pet therapy at UC Irvine Medical Center
The integrative oncology program will evaluate such alternative approaches as pet therapy. At UC Irvine Medical Center, dogs are provided by Therapeutic Animal Intervention for Lifting Spirits. Daniel A. Anderson / University Communications

Chemotherapy, radiation, drugs and surgery aren’t the only weapons used to fight cancer. Herbs, special diets and acupuncture have been added to the arsenal

Increasingly, cancer patients are supplementing traditional treatments with alternative therapies. Unconventional approaches to prevention have also gained in popularity. But do they work? That’s what the integrative oncology program at UC Irvine’s Chao Family Comprehensive Cancer Center is trying to determine.

Dr. Randall Holcombe instituted the program to gauge the effectiveness of dietary and lifestyle therapies in cancer prevention and care. He believes there is an overwhelming need for such work.

“Eighty percent of cancer patients use some form of complementary or alternative medicine, and only half of them tell their doctors about it,” Holcombe says. “We recognize that alternative therapies can be effective, and we hope to establish a standard of care for those that work.”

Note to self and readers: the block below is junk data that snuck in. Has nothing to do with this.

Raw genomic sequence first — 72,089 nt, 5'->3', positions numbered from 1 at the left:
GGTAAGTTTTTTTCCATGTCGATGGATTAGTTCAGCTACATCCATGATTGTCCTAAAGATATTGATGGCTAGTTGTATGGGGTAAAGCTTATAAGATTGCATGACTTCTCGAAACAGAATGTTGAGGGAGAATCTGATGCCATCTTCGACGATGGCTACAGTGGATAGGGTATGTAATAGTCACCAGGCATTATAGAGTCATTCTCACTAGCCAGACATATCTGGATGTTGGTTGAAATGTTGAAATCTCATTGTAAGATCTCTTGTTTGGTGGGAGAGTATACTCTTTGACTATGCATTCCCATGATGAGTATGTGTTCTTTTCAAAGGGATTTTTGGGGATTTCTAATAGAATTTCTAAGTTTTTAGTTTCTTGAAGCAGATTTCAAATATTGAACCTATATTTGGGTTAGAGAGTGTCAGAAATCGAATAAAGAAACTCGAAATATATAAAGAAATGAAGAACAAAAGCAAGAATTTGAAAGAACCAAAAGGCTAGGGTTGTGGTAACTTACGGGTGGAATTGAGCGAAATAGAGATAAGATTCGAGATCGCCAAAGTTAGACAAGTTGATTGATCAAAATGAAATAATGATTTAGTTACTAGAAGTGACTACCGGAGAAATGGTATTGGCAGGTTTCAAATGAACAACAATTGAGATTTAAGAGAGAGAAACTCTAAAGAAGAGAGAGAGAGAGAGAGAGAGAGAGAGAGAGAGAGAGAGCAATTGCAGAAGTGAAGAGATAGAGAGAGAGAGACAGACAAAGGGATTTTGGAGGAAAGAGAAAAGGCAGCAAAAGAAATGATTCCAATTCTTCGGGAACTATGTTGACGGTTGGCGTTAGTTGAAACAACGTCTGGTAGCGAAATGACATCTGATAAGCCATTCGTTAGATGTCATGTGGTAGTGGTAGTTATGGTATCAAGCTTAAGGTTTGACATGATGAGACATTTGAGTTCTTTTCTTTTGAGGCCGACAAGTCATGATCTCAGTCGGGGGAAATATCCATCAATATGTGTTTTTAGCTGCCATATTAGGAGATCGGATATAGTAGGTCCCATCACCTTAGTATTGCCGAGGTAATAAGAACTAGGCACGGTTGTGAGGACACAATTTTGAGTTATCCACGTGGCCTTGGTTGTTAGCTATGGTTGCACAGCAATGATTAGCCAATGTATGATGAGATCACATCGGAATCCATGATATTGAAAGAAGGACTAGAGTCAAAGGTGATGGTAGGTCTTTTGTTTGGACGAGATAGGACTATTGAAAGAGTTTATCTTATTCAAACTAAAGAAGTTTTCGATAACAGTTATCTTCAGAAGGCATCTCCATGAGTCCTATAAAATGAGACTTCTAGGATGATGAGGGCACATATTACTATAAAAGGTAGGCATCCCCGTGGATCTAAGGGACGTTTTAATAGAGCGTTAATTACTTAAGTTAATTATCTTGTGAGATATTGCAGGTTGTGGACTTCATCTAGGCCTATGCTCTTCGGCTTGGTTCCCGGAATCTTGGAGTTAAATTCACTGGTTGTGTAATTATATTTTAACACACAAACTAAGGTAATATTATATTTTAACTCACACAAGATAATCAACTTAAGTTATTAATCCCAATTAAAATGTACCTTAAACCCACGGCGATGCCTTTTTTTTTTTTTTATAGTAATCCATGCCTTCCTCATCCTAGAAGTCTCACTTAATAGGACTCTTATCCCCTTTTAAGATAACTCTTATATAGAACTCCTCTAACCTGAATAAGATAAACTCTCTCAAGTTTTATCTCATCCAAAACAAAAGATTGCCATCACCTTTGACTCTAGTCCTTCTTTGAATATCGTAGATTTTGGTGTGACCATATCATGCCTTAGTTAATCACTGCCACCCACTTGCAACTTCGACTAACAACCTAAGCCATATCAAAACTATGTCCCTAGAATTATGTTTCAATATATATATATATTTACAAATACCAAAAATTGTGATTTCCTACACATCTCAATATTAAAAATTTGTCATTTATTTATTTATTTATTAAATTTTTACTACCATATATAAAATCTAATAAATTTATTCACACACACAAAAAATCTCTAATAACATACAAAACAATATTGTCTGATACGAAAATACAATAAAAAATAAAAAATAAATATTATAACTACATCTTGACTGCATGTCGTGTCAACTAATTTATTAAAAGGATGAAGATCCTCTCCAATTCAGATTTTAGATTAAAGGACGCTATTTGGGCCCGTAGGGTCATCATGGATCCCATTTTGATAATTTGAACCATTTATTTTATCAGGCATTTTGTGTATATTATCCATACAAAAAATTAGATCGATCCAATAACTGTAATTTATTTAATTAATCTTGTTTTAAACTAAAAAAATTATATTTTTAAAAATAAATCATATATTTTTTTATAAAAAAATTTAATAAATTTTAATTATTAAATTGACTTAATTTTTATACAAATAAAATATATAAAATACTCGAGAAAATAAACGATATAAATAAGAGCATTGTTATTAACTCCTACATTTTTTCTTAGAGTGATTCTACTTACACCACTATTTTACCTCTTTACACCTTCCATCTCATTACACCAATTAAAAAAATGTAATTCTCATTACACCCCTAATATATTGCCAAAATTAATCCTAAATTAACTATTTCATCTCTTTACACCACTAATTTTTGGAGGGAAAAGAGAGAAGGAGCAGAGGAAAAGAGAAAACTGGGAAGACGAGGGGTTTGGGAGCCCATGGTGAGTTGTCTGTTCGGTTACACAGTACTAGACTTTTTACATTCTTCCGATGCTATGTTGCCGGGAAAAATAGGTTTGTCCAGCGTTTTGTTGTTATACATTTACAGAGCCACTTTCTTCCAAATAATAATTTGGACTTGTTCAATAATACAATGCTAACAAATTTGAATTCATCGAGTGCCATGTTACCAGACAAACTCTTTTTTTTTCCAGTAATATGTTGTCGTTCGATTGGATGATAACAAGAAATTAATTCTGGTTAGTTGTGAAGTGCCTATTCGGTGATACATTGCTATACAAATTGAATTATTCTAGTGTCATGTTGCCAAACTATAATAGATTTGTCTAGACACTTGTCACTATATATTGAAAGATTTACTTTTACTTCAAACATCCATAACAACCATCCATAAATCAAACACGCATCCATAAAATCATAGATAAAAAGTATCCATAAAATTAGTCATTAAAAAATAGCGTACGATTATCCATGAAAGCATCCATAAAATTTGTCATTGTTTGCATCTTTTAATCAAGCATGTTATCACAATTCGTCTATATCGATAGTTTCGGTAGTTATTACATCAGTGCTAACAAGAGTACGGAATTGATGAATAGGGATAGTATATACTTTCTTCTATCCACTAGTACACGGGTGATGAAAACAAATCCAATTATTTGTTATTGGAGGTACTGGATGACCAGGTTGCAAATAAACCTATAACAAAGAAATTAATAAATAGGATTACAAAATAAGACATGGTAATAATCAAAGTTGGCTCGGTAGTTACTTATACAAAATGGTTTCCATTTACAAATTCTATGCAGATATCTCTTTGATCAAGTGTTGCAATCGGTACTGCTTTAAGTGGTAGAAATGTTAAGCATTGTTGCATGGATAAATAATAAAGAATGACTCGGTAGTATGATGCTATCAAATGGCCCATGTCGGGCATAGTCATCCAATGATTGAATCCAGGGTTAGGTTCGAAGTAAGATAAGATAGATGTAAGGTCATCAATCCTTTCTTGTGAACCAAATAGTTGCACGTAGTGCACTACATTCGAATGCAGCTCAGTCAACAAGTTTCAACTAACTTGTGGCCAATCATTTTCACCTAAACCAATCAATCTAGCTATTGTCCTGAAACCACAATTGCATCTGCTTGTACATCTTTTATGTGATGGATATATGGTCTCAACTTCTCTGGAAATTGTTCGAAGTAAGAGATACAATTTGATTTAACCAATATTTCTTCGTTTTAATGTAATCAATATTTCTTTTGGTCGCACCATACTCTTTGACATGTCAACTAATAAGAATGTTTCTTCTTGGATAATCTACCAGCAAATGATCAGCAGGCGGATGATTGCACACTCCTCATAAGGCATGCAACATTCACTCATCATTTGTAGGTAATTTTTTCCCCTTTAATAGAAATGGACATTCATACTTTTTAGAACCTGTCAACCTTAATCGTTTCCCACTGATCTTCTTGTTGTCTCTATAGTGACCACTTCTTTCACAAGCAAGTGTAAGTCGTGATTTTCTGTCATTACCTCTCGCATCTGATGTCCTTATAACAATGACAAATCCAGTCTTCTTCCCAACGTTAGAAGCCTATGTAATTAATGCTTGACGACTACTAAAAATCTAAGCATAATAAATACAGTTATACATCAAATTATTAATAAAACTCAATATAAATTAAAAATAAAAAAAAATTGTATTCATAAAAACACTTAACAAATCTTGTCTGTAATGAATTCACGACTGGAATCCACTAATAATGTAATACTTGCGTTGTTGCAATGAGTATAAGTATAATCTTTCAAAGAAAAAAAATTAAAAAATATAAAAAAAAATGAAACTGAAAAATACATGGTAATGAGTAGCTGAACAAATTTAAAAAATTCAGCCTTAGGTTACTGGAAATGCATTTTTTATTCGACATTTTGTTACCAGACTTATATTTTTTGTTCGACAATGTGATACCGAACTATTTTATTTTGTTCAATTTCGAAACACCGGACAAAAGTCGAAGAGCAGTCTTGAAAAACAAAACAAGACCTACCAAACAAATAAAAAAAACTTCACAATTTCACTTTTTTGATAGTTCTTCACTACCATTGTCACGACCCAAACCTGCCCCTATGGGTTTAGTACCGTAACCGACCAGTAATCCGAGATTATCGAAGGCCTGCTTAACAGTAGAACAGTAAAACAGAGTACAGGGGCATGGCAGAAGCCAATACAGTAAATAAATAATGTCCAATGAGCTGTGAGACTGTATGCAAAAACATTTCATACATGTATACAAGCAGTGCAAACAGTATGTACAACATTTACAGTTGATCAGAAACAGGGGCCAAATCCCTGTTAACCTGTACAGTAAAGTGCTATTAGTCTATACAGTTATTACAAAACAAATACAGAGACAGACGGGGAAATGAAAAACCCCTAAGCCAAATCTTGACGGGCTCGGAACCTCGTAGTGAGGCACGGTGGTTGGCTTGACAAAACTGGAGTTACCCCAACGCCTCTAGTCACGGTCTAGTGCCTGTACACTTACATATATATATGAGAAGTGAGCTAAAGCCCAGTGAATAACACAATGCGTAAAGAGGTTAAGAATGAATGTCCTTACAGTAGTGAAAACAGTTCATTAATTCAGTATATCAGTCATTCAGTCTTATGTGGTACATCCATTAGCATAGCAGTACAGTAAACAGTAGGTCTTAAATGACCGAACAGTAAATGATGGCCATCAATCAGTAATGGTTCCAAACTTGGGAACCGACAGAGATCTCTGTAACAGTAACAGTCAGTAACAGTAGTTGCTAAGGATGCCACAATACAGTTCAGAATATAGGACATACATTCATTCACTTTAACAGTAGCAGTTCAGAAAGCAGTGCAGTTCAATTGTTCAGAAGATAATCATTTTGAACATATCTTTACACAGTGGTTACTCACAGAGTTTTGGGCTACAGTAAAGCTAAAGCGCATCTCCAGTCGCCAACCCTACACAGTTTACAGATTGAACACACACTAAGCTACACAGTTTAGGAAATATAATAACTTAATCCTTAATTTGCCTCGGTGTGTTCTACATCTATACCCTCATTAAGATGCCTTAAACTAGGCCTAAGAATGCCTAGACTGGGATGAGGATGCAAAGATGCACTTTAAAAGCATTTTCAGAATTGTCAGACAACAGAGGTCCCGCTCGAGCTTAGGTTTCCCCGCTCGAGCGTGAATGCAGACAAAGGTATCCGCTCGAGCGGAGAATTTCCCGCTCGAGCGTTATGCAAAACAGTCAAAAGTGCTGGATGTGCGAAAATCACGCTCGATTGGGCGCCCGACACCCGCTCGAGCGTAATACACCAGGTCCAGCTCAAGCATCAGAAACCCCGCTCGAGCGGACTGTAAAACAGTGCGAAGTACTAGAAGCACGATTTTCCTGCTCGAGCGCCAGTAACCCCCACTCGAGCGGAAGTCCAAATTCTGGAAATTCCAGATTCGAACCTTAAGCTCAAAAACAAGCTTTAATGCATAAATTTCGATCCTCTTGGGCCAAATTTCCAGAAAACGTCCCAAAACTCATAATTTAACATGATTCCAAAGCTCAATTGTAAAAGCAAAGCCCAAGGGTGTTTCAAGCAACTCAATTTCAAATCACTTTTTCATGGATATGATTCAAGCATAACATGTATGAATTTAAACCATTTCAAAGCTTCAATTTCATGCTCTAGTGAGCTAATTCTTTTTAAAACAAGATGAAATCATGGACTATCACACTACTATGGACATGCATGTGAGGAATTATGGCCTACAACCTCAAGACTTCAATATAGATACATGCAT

An oncologist who has led a number of encouraging studies on how a compound in red grapes might prevent colon cancer, Holcombe will partner with physicians and researchers in the cancer center, Beckman Laser Institute, Center for Health Policy Research and the Susan Samueli Center for Integrative Medicine to study herbal supplements, nutrition, meditation, pet/animal-assisted therapy, healing touch, acupuncture, music and art therapy and exercise.

In addition, researchers are using laser imaging in an effort to evaluate the effectiveness of supplements in preventing post-chemotherapy thinking and memory problems. Another study will further explore the “mind-body” connection in surviving cancer with a higher quality of life.

Holcombe hopes the program will expand to eventually include an integrative oncology clinic and an endowed professorship and fellowship positions in the field.

“We want to make it acceptable to use complementary and alternative medicine for cancer prevention and treatment and not have these options hidden away and discredited by mainstream oncology,” he says. “Further work here and elsewhere can go a long way toward improving outcomes and quality of life for people who face cancer.”

To learn more about UCI’s integrative oncology program, call 714-456-6762. To make an appointment for acupuncture or other services at the Susan Samueli Center for Integrative Medicine, call 949-757-0443. Appointments with physicians at the Chao Family Comprehensive Cancer Center can be made at 714-456-8000.